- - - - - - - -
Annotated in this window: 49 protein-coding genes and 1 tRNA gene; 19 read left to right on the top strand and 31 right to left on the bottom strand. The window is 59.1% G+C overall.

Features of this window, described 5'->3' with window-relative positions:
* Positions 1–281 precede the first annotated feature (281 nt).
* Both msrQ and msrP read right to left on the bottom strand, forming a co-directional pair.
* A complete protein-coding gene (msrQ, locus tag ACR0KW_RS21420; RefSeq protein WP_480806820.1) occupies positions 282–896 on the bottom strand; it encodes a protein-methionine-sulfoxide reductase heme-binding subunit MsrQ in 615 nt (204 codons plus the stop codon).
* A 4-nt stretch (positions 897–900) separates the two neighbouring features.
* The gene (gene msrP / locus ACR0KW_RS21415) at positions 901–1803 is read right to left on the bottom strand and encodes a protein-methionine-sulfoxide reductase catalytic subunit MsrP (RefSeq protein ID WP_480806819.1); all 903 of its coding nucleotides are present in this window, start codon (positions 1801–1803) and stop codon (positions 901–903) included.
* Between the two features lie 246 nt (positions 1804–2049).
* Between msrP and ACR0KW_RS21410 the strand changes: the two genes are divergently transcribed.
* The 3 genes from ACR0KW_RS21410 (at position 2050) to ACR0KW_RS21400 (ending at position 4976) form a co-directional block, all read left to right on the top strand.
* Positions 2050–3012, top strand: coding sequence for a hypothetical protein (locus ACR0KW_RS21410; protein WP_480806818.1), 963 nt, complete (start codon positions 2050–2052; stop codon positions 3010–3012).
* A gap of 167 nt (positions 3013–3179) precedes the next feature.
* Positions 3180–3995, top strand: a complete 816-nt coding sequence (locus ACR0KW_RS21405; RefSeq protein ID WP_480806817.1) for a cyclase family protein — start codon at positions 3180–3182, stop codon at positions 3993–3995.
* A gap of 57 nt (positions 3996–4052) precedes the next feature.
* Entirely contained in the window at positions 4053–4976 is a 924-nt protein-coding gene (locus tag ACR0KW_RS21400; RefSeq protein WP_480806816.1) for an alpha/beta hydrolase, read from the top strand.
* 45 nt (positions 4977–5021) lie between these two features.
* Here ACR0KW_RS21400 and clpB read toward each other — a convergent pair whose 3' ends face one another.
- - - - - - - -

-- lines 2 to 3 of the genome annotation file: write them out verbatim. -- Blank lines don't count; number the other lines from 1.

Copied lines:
Features of this window, described 5'->3' with window-relative positions:
* Positions 1–281 precede the first annotated feature (281 nt).